Japan PM to nominate BOJ chief soon, Muto seen lead candidate

Mon Feb 18, 2013 2:14am EST
 

By Leika Kihara and Yoshifumi Takemoto

TOKYO (Reuters) - Former top financial bureaucrat Toshiro Muto is the leading candidate to become Japan's next central bank governor, suggesting Prime Minister Shinzo Abe's hopes for a more radical policymaker are fading.

Abe will pick a nominee as early as this week, sources close to the process told Reuters. The prime minister said he would make an announcement "soon" on a nominee, who would need to be confirmed by both houses of parliament.

Abe led his party back to power in December with promises of aggressive monetary and fiscal stimulus to lift an economy dogged for years by deflation. He reiterated on Monday that he wanted the new BOJ governor to pursue bold monetary easing.

"I'd like the new BOJ governor to be someone who has the strong determination and ability to pull Japan out of deflation," he told parliament, suggesting that revising a law guaranteeing the central bank's independence was possible if the authority failed to act aggressively enough.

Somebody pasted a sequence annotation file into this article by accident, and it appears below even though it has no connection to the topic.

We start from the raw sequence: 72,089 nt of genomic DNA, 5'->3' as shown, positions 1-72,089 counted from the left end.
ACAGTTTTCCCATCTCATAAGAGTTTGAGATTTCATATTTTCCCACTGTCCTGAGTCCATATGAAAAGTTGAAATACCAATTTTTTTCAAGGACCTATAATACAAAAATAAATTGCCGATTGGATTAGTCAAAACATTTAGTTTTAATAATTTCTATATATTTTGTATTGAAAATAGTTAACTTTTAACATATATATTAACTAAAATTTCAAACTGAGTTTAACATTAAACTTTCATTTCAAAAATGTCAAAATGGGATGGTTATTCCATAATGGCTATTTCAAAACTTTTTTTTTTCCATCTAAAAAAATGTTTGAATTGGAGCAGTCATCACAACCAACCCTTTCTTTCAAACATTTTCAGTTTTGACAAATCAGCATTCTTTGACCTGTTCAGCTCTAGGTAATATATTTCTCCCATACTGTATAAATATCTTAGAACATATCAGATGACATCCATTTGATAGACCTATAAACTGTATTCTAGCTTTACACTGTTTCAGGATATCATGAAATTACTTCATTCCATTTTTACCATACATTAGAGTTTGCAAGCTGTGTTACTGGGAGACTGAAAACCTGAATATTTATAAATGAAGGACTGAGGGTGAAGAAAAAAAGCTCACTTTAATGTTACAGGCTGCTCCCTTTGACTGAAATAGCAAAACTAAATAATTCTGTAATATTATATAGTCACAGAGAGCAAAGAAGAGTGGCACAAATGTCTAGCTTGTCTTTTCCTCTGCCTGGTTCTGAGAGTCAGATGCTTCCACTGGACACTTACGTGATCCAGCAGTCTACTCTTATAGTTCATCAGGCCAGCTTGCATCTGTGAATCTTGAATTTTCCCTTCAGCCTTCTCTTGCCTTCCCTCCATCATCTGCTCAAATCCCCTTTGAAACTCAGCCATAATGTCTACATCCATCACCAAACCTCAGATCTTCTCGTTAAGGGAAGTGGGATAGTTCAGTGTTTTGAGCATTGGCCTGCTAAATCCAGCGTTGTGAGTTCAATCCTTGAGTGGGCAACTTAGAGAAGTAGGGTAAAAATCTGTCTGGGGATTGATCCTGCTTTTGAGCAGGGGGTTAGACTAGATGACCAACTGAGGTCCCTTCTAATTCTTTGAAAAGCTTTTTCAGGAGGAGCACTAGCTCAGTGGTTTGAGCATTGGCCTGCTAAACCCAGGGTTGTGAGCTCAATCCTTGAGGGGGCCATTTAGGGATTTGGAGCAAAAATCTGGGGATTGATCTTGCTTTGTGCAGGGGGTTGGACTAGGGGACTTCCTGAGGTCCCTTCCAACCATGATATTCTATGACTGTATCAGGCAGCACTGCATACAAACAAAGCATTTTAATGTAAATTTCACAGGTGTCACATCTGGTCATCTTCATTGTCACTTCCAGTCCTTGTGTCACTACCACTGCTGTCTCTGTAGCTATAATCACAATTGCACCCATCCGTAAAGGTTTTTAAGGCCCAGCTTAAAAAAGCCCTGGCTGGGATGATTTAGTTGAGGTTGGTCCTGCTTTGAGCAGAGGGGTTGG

He said buying foreign bonds, considered an extreme measure by many officials, may be one policy option for the BOJ.

"I'd like to reflect the government's determination (of beating deflation) through the nomination, which is likely to be made soon," Abe said.

His push for looser monetary policy prompted the central bank in January to take its boldest action to date, doubling its inflation target to 2 percent and agreeing to an "open ended" asset buying program from 2014.

But some policymakers and government officials worry that radical measures could unsettle financial markets and add to Japan's debt burden, already the highest among industrialized countries.   Continued...

 
Daiwa Institute of Research Chairman and former Bank of Japan Deputy Governor Toshiro Muto poses after an interview with Reuters in Tokyo September 11, 2012. REUTERS/Yuriko Nakao